Despite their very disparate characters, soon after meeting at University, Courtenay and Wolversley became fast friends. Courtenay is probably only one of a handful of people Wolversley would claim as friend, the peacock being the chief among them. This loyalty seems at odds with Courtenay’s perception of Wolverlsey as being unnaturally interested in his country estate rather than the beauties in Town.

But perhaps it is this attraction of opposites that holds the friendship together through the unfavourable weathers of youth and the complexities of adulthood. Whatever it is, Courtenay and Wolversley’s friendship threads throughout The Unexpected Earl.

For a taste of just how humorous and saucy Courtenay can be, read this excerpt:

 

“Ah, I do apologize, my poor Miss Rotherham. Lord Courtenay, may I present Miss Rotherham, eldest daughter of our hosts this evening.” He backed away slightly to allow the two to see each other properly.

“Indeed? I know your father. It was he who invited me this evening.” With a flourish of his rings, Courtenay grasped her hand and laid a rather ravenous kiss upon it. “And may I say, you are a beauty just like your sister.” His plump lips curved into a satisfied smile.

“Oh, I would not say that to her, if I were you.” A third man’s voice broke in on the conversation.

After six years, Julia could still recognize Wolversley’s smooth voice the moment he spoke. The Earl came up behind Courtenay and took his own place in the gathering.

“Speak of the devil and he will appear.” Courtenay’s smile changed to a grin and he nodded his head towards the newcomer. He moved back a little to allow Wolversley access to the inner circle, and the dark-haired Earl came to stand beside the fair-haired Highsmith. “But Wolversley, why do you warn me not to say to Miss Rotherham what is only the truth?”

Courtenay’s syrupy words were well practiced but Julia, as Highsmith had said earlier, was a seasoned seasoner. She would have written off Courtenay’s flattery entirely, but the appearance of the loathsome Earl put an idea into her head.

“No. Trust me, old friend,” said Wolversley with a gleam in his eyes, “she would rather hear lies.”

Julia fumed inwardly at the Earl’s audacity, at his presumption of knowing what she would and would not like to hear from other gentlemen. Worse than that, she could see that look in his eyes and she remembered exactly what it meant—he was having amusement at her expense. Well, that simply was not allowed! “Oh! Lord Courtenay, I beg you, pay no attention to the Earl. We knew each other as children, and I am afraid he still thinks me an angel of eight and quite as stupid! But really,”—she arched an eyebrow at Wolversley—“are you not the fool, my lord, to assume a lady does not find pleasure in compliments?”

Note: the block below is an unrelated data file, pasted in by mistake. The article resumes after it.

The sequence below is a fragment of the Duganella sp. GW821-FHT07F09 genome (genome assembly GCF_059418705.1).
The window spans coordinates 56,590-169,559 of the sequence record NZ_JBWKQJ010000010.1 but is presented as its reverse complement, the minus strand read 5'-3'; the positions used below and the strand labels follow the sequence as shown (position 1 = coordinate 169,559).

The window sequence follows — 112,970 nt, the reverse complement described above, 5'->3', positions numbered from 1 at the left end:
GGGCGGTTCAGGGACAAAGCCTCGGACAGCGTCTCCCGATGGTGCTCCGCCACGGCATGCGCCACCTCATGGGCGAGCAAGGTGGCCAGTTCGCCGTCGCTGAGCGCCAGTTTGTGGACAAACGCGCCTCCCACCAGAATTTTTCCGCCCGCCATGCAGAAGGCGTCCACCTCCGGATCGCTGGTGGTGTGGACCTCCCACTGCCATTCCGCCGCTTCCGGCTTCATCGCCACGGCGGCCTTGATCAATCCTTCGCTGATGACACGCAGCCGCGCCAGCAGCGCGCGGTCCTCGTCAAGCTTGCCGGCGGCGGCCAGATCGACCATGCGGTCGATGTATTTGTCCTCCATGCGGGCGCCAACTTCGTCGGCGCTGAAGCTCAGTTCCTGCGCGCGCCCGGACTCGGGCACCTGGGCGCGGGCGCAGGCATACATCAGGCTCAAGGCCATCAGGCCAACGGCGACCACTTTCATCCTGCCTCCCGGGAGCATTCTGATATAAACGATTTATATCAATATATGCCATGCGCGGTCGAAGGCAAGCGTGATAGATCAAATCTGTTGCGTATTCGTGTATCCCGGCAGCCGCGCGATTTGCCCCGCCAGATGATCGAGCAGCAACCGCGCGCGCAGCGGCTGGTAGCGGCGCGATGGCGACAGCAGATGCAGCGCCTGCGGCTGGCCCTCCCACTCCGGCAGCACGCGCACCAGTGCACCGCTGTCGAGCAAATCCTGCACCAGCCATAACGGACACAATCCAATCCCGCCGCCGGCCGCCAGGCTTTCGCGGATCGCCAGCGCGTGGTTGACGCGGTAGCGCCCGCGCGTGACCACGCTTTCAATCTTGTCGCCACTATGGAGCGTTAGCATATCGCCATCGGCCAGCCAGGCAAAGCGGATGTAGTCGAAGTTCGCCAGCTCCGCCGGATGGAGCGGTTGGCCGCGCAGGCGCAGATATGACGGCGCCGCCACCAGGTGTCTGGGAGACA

“Yes, man, that is a trifle dim!” Courtenay exclaimed.

“Exactly my feelings,” Julia corroborated. “He even thinks I cannot dance like a lady!” She attempted a giggle, though it was more like hissing from behind her open fan, and cast a flirtatious glance at Courtenay. Both Highsmith and Wolversley could see their portly friend lapping up the attention like a basset hound.

“I am shocked—shocked I tell you, Miss Rotherham! My only suggestion is that we prove him wrong. Let us dance and show him.” There was that ring-clad hand again and—much to the other gentlemen’s surprise and aggravation—Julia took it with enthusiasm. Courtenay and Julia left the supper room side by side, gliding off in search of the ballroom and an exuberant dance.

I am sure Courtenay would be happy to continue flirting with Miss Rotherham, especially as she has such a handsome dowry that would pull his estate out of dun territory, but we shall see…

Next week, I’ll be introducing you to Julia’s confident and friend, in truth, a most unlikely ally.

 

An Impetuous Heroine…

As promised, I am here again to introduce you to my heroine. I know, I’m as surprised as you, my blogging habits are shockingly irregular normally, but this perhaps shows you of my anticipation surrounding The Unexpected Earl coming out on the 20th of September.

So, who is the impetuous heroine who I’ve been going on about these past months?

Well, it is, Miss Julia Rotherham. What can I say about this heroine? I’ve gone on about her impetuosity, which leads to much comedy-gone-wrong in the novel, but what else? Well, in the words of Jane Austen on her heroine Emma Woodhouse, I must say that I’m not quite sure everyone will like Miss Julia Rotherham quite as much as I.

Truth be told, the reason I find her so diverting a character is probably because she and I share quite a few of the same traits. Miss Rotherham is headstrong, tempestuous and worryingly impetuous! Now for those who know me, you might say I am rather boringly predictable sometimes, however, for those who know me a little better, you might well agree with the tempestuous description of my character. NOT a trait I readily revel in, trust me.